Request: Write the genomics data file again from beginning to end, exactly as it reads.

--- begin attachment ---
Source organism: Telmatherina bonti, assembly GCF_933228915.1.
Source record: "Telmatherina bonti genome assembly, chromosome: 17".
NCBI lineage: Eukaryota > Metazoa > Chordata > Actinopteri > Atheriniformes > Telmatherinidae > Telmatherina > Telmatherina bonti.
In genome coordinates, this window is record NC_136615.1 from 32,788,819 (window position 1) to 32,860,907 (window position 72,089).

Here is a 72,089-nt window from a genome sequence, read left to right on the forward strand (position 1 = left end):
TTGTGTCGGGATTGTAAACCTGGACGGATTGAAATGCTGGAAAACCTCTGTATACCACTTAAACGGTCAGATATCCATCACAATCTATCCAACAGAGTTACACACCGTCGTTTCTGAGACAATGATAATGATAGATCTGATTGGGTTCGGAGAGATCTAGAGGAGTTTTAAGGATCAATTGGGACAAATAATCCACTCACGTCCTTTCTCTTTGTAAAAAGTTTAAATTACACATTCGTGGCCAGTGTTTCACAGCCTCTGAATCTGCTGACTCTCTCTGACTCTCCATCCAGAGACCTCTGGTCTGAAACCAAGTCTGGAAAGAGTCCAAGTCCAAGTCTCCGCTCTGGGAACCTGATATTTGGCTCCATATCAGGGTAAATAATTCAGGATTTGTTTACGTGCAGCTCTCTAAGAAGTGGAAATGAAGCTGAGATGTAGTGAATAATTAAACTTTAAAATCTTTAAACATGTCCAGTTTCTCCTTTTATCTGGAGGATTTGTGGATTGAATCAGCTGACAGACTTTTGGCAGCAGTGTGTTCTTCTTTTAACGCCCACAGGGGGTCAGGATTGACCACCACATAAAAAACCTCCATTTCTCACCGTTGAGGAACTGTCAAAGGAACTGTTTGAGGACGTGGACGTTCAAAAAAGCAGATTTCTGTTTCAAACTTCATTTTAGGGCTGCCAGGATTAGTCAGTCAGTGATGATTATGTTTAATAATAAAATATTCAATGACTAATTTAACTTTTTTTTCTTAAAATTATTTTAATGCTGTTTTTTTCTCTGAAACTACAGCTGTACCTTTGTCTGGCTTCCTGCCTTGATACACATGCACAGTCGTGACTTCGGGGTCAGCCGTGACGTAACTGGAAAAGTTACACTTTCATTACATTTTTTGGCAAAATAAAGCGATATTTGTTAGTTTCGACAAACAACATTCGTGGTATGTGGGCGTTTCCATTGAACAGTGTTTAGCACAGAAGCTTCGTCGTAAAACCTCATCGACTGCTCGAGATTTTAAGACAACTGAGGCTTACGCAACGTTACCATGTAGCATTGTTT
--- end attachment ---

Source organism: Telmatherina bonti, assembly GCF_933228915.1.
Source record: "Telmatherina bonti genome assembly, chromosome: 17".
NCBI lineage: Eukaryota > Metazoa > Chordata > Actinopteri > Atheriniformes > Telmatherinidae > Telmatherina > Telmatherina bonti.
In genome coordinates, this window is record NC_136615.1 from 32,788,819 (window position 1) to 32,860,907 (window position 72,089).

Here is a 72,089-nt window from a genome sequence, read left to right on the forward strand (position 1 = left end):
TTGTGTCGGGATTGTAAACCTGGACGGATTGAAATGCTGGAAAACCTCTGTATACCACTTAAACGGTCAGATATCCATCACAATCTATCCAACAGAGTTACACACCGTCGTTTCTGAGACAATGATAATGATAGATCTGATTGGGTTCGGAGAGATCTAGAGGAGTTTTAAGGATCAATTGGGACAAATAATCCACTCACGTCCTTTCTCTTTGTAAAAAGTTTAAATTACACATTCGTGGCCAGTGTTTCACAGCCTCTGAATCTGCTGACTCTCTCTGACTCTCCATCCAGAGACCTCTGGTCTGAAACCAAGTCTGGAAAGAGTCCAAGTCCAAGTCTCCGCTCTGGGAACCTGATATTTGGCTCCATATCAGGGTAAATAATTCAGGATTTGTTTACGTGCAGCTCTCTAAGAAGTGGAAATGAAGCTGAGATGTAGTGAATAATTAAACTTTAAAATCTTTAAACATGTCCAGTTTCTCCTTTTATCTGGAGGATTTGTGGATTGAATCAGCTGACAGACTTTTGGCAGCAGTGTGTTCTTCTTTTAACGCCCACAGGGGGTCAGGATTGACCACCACATAAAAAACCTCCATTTCTCACCGTTGAGGAACTGTCAAAGGAACTGTTTGAGGACGTGGACGTTCAAAAAAGCAGATTTCTGTTTCAAACTTCATTTTAGGGCTGCCAGGATTAGTCAGTCAGTGATGATTATGTTTAATAATAAAATATTCAATGACTAATTTAACTTTTTTTTCTTAAAATTATTTTAATGCTGTTTTTTTCTCTGAAACTACAGCTGTACCTTTGTCTGGCTTCCTGCCTTGATACACATGCACAGTCGTGACTTCGGGGTCAGCCGTGACGTAACTGGAAAAGTTACACTTTCATTACATTTTTTGGCAAAATAAAGCGATATTTGTTAGTTTCGACAAACAACATTCGTGGTATGTGGGCGTTTCCATTGAACAGTGTTTAGCACAGAAGCTTCGTCGTAAAACCTCATCGACTGCTCGAGATTTTAAGACAACTGAGGCTTACGCAACGTTACCATGTAGCATTGTTT